Image: Jason 2 climate satellite
NASA/JPL-Caltech
U.S. contributions to climate science include the Jason-2 satellite launched last month. Former U.S. officials are urging that NOAA and USGS be merged to better focus studies on climate change. This artist's concept illustrates Jason-2 in orbit. It is expected to help track sea levels and even improve hurricane forecasting.
updated 7/3/2008 2:02:26 PM ET 2008-07-03T18:02:26

From climate change to volcanoes and earthquakes, the world's growing challenges have seven former senior U.S. officials proposing a merger of federal agencies that study earth sciences.

Creation of a Earth Systems Science Agency is urged in this week's edition of the journal Science, by merging the National Oceanic and Atmospheric Administration and the U.S. Geological Survey.

Included in the group making the proposal are former heads of both agencies as well as others who have held science policy positions in government.

"The United States faces unprecedented environmental and economic challenges in the decades ahead. Foremost among them will be climate change, sea-level rise, altered weather patterns, declines in freshwater availability and quality and loss of biodiversity," the group warned.

"We strongly believe organizational changes must be made at the federal level to align our public institutional infrastructure to address these challenges," the seven added.

Merging water, air and land
D. James Baker, NOAA administrator from 1993 to 2001, said he and his peers felt the divided responsibilities among agencies made it harder to get things done.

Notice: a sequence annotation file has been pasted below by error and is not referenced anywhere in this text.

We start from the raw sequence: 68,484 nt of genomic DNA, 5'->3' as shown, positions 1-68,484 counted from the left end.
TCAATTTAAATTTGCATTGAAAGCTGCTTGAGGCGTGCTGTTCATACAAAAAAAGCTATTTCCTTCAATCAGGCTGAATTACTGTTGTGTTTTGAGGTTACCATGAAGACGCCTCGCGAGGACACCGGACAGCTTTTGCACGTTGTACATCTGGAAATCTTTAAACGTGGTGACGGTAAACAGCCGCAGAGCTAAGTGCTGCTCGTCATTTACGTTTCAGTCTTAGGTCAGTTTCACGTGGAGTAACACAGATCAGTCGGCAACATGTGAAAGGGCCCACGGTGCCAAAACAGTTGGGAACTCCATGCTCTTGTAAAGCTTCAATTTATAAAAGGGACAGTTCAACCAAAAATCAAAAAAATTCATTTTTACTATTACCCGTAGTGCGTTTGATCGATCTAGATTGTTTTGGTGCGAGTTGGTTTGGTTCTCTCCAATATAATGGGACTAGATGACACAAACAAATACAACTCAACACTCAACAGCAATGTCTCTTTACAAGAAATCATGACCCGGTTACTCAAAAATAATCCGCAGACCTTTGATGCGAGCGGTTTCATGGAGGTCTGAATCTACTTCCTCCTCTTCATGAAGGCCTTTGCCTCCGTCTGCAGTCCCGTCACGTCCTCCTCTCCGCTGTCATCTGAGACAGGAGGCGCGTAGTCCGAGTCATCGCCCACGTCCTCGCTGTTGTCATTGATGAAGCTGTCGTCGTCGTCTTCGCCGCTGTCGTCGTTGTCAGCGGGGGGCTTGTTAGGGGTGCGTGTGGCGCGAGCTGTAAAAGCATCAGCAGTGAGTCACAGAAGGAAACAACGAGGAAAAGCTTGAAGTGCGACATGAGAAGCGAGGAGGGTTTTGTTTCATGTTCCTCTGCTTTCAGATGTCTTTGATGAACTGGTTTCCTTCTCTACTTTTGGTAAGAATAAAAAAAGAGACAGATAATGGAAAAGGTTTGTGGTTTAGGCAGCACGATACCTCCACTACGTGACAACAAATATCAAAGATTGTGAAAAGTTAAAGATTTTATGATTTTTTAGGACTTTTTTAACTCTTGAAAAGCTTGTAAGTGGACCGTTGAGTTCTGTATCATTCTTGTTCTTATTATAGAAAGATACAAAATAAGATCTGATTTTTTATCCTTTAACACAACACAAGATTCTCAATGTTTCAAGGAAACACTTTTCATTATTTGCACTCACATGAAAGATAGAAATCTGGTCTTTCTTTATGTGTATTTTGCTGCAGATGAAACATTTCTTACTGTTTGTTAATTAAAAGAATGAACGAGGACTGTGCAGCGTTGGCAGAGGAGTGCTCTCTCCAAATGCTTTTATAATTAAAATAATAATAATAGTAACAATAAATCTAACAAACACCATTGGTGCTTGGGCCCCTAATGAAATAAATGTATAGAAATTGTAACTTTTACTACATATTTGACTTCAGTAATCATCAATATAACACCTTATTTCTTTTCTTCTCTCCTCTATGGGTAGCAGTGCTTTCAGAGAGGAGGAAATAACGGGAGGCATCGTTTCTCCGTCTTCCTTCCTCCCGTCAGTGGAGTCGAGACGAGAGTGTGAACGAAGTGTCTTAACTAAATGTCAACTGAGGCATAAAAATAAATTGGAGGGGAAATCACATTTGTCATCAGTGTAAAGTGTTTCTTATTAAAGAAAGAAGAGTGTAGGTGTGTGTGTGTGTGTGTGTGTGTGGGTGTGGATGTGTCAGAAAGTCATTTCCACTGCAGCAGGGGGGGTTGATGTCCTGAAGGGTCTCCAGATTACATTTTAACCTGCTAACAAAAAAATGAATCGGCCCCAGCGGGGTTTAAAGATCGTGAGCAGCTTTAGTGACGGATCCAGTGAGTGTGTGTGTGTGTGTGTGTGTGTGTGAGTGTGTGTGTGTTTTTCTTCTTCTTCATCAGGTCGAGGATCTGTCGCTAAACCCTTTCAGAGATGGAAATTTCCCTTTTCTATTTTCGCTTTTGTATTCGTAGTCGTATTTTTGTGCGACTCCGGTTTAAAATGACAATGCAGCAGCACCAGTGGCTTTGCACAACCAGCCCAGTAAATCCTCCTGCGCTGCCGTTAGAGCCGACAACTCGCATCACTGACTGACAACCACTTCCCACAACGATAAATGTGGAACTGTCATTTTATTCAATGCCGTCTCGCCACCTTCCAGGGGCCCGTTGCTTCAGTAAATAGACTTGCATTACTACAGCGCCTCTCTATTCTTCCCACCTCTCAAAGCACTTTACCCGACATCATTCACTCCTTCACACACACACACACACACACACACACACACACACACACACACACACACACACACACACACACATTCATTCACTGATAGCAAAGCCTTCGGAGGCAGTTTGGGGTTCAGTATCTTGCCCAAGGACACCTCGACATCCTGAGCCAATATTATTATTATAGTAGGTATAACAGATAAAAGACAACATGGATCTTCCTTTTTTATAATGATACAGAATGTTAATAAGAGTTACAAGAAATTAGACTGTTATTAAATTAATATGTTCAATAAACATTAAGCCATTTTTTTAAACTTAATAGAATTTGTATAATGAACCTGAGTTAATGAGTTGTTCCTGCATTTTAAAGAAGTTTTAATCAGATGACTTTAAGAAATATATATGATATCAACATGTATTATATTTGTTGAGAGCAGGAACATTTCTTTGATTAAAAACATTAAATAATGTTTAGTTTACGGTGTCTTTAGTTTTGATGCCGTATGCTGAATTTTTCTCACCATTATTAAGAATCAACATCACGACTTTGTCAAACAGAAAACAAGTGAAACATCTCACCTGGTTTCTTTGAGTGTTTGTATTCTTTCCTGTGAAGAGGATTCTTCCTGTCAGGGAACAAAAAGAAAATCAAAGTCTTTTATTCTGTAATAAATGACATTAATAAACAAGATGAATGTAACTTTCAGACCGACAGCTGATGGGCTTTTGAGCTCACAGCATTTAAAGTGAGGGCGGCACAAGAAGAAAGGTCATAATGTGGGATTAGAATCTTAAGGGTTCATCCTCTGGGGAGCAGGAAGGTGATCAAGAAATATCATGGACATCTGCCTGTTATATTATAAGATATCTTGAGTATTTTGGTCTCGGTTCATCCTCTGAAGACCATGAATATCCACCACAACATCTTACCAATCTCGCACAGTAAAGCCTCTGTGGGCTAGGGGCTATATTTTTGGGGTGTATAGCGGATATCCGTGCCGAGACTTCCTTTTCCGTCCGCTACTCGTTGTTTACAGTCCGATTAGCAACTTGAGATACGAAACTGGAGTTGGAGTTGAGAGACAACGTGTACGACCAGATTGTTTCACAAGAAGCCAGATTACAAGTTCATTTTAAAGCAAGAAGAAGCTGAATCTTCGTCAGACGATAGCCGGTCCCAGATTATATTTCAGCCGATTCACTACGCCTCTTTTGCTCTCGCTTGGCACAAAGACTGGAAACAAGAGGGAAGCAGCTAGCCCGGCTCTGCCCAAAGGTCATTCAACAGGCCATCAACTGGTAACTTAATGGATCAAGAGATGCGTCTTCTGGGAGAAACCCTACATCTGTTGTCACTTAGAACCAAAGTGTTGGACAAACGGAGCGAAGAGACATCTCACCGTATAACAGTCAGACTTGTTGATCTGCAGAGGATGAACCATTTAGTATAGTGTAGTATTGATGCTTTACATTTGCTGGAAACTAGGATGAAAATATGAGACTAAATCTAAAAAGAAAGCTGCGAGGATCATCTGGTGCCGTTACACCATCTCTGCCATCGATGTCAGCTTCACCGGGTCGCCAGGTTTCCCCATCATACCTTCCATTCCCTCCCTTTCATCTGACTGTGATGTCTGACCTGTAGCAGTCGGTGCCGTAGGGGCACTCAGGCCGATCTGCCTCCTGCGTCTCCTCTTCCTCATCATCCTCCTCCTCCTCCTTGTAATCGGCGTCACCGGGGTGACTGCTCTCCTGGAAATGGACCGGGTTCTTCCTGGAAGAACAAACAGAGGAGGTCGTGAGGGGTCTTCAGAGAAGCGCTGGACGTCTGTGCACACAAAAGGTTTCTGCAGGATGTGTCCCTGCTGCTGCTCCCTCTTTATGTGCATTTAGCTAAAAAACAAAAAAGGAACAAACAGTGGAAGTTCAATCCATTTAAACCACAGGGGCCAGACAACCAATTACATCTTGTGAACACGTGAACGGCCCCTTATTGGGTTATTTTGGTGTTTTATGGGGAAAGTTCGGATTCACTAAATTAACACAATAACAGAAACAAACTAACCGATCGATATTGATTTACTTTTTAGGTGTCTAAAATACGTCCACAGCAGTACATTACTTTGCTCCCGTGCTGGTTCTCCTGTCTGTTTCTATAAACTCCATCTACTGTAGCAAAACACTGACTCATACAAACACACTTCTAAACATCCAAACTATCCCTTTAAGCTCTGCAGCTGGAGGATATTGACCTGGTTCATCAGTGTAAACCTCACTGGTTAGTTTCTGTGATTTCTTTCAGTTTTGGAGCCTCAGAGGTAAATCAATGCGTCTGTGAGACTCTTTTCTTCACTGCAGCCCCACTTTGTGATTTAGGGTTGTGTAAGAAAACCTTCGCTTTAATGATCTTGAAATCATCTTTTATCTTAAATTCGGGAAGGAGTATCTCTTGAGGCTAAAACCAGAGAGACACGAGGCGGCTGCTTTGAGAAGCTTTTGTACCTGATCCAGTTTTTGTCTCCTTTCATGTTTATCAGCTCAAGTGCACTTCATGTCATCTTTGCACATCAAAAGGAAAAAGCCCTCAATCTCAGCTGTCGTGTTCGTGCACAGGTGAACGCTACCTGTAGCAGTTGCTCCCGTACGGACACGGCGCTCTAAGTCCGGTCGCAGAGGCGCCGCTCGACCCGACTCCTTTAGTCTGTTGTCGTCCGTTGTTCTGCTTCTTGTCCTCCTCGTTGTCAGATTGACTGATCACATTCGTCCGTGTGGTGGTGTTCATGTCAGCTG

"We felt that laying this (idea) on the table would have a lot of positive aspects," said Baker, who now works on deforestation concerns with the Clinton Foundation.

With a $4 billion budget and 12,000 employees, NOAA, a part of the Commerce Department, studies the atmosphere and oceans.

USGS, part of the Interior Department and with a $1 billion budget and 8,500 workers, focuses on fresh water and the Earth, including such threats as volcanoes and earthquakes, and has a biological arm.

The group proposing the new agency had long been concerned that science programs that are part of regulatory or management agencies tend to be downplayed at budget time, said Charles Groat, a former director of the Geological Survey and now interim dean of geosciences at the University of Texas.

"Given the challenges the country faces in the environment and energy," he said, the two agencies could make a significant contribution to science, he said.

And the combined agency would provide a strong group on behalf of science, he said, working in collaboration with the National Science Foundation, NASA, the Environmental Protection Agency, Department of Agriculture, Department of Energy and National Institutes of Health.

Earlier EESA in 1970
Creation of the new agency also would revive the name ESSA. Before 1970, NOAA was known as the Environmental Science Services Administration.

In addition to Groat and Baker, signing the proposal were: Mark Schaefer, former acting director of the Geological Survey; former White House science adviser John H. Gibbons; Donald Kennedy, Food and Drug Administration commissioner from 1977 to 1979; Charles F. Kennel, former associate administrator of NASA and director of its Mission to Planet Earth, and David Rajeski, who formerly served in the White House Office of Science and Technology Policy and the Council on Environmental Quality.

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